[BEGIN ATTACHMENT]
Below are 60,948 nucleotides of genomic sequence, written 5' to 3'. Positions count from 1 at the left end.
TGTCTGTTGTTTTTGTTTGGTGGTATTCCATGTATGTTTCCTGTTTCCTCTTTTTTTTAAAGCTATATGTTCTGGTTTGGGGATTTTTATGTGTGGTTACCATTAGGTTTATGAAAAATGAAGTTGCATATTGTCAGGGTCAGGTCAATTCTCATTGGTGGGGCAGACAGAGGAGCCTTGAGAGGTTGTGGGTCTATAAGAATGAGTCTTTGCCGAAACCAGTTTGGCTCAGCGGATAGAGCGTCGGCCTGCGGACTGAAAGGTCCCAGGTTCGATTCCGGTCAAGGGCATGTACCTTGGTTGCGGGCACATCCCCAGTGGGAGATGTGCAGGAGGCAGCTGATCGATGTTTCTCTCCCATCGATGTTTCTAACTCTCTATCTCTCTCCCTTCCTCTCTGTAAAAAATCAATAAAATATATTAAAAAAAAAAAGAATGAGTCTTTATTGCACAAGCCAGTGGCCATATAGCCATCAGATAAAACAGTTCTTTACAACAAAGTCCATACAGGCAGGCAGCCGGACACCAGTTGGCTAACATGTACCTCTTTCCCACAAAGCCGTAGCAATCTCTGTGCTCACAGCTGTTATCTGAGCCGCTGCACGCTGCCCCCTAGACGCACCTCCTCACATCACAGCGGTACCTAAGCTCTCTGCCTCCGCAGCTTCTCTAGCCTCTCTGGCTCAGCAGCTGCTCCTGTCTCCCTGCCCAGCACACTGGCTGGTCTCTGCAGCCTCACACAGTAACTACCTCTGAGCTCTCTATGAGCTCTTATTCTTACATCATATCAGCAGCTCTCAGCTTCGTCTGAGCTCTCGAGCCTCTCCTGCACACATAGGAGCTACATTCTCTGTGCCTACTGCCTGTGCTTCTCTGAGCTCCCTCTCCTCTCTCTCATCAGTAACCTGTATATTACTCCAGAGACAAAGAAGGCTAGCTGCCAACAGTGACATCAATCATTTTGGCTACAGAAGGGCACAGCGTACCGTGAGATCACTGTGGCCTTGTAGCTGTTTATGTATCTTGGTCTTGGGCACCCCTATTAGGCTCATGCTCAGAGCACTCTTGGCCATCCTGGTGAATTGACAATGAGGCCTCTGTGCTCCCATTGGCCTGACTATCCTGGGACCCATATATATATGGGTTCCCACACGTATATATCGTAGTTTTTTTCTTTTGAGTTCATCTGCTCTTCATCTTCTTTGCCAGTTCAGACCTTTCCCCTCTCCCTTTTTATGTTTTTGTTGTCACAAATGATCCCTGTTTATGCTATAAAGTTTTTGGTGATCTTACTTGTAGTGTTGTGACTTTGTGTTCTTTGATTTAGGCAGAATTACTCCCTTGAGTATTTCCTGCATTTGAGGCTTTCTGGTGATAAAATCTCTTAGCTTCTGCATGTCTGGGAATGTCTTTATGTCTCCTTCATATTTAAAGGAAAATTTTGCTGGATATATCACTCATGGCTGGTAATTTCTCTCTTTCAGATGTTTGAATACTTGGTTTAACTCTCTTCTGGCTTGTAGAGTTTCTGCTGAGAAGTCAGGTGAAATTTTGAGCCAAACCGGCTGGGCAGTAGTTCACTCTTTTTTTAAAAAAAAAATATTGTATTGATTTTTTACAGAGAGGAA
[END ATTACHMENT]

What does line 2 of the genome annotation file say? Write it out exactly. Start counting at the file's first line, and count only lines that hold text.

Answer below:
TGTCTGTTGTTTTTGTTTGGTGGTATTCCATGTATGTTTCCTGTTTCCTCTTTTTTTTAAAGCTATATGTTCTGGTTTGGGGATTTTTATGTGTGGTTACCATTAGGTTTATGAAAAATGAAGTTGCATATTGTCAGGGTCAGGTCAATTCTCATTGGTGGGGCAGACAGAGGAGCCTTGAGAGGTTGTGGGTCTATAAGAATGAGTCTTTGCCGAAACCAGTTTGGCTCAGCGGATAGAGCGTCGGCCTGCGGACTGAAAGGTCCCAGGTTCGATTCCGGTCAAGGGCATGTACCTTGGTTGCGGGCACATCCCCAGTGGGAGATGTGCAGGAGGCAGCTGATCGATGTTTCTCTCCCATCGATGTTTCTAACTCTCTATCTCTCTCCCTTCCTCTCTGTAAAAAATCAATAAAATATATTAAAAAAAAAAAGAATGAGTCTTTATTGCACAAGCCAGTGGCCATATAGCCATCAGATAAAACAGTTCTTTACAACAAAGTCCATACAGGCAGGCAGCCGGACACCAGTTGGCTAACATGTACCTCTTTCCCACAAAGCCGTAGCAATCTCTGTGCTCACAGCTGTTATCTGAGCCGCTGCACGCTGCCCCCTAGACGCACCTCCTCACATCACAGCGGTACCTAAGCTCTCTGCCTCCGCAGCTTCTCTAGCCTCTCTGGCTCAGCAGCTGCTCCTGTCTCCCTGCCCAGCACACTGGCTGGTCTCTGCAGCCTCACACAGTAACTACCTCTGAGCTCTCTATGAGCTCTTATTCTTACATCATATCAGCAGCTCTCAGCTTCGTCTGAGCTCTCGAGCCTCTCCTGCACACATAGGAGCTACATTCTCTGTGCCTACTGCCTGTGCTTCTCTGAGCTCCCTCTCCTCTCTCTCATCAGTAACCTGTATATTACTCCAGAGACAAAGAAGGCTAGCTGCCAACAGTGACATCAATCATTTTGGCTACAGAAGGGCACAGCGTACCGTGAGATCACTGTGGCCTTGTAGCTGTTTATGTATCTTGGTCTTGGGCACCCCTATTAGGCTCATGCTCAGAGCACTCTTGGCCATCCTGGTGAATTGACAATGAGGCCTCTGTGCTCCCATTGGCCTGACTATCCTGGGACCCATATATATATGGGTTCCCACACGTATATATCGTAGTTTTTTTCTTTTGAGTTCATCTGCTCTTCATCTTCTTTGCCAGTTCAGACCTTTCCCCTCTCCCTTTTTATGTTTTTGTTGTCACAAATGATCCCTGTTTATGCTATAAAGTTTTTGGTGATCTTACTTGTAGTGTTGTGACTTTGTGTTCTTTGATTTAGGCAGAATTACTCCCTTGAGTATTTCCTGCATTTGAGGCTTTCTGGTGATAAAATCTCTTAGCTTCTGCATGTCTGGGAATGTCTTTATGTCTCCTTCATATTTAAAGGAAAATTTTGCTGGATATATCACTCATGGCTGGTAATTTCTCTCTTTCAGATGTTTGAATACTTGGTTTAACTCTCTTCTGGCTTGTAGAGTTTCTGCTGAGAAGTCAGGTGAAATTTTGAGCCAAACCGGCTGGGCAGTAGTTCACTCTTTTTTTAAAAAAAAAATATTGTATTGATTTTTTACAGAGAGGAA